I had my dog Gracie put down this afternoon. It was an easy decision to make when it was a thought exercise. It was far more difficult when it was real. Gracie hadn’t moved of her own will in three days. She didn’t eat. She didn’t drink. She just laid in one spot until we forced her to move by physically getting he started. It was obvious that she was miserable, and there didn’t seem to be any point in letting her continue to suffer while we waited for her to die.
I took her to the vet this afternoon to discuss her options. After a few minutes, it became clear that none were particularly good. It sounded like we’d be trying things and hoping for the best. I thought of my friend Thom’s advice that we decide early on whether quantity or quality of life is more important because we often can’t have both. I couldn’t ask Gracie which she preferred. The vet told me that a guideline was when they stopped doing two of their three favorite things. Gracie had stopped doing all but her very favorite thing: sleeping.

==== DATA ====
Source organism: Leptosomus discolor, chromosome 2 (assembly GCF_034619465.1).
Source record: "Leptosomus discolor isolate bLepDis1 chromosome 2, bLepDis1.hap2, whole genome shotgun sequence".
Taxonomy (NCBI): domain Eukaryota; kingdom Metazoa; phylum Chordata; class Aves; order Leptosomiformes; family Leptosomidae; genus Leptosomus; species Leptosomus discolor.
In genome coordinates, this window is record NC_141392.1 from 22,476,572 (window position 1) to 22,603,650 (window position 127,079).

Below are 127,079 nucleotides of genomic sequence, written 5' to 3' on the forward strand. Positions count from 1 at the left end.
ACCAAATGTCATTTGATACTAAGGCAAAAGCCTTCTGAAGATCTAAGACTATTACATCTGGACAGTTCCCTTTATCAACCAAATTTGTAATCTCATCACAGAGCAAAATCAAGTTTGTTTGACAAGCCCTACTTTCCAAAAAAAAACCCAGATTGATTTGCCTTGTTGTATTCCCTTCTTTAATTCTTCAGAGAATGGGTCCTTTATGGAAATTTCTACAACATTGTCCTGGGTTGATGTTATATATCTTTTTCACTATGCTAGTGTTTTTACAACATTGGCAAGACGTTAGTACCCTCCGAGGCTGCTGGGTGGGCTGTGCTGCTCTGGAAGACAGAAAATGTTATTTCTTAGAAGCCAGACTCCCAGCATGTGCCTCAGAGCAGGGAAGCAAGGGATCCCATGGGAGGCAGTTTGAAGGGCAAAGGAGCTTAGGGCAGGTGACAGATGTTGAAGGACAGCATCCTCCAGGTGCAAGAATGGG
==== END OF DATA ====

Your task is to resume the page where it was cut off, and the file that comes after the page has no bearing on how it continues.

Gracie died peacefully. I was by her side. I think dying alone is one of the worst things that can happen. I cried inconsolably.
These are the easy decisions that are so hard to make because we don’t get a do-over. Gracie is gone and I can’t change my mind and bring her back. I miss her. It was the right decision for her even if it may not have been the one I wanted to make for me.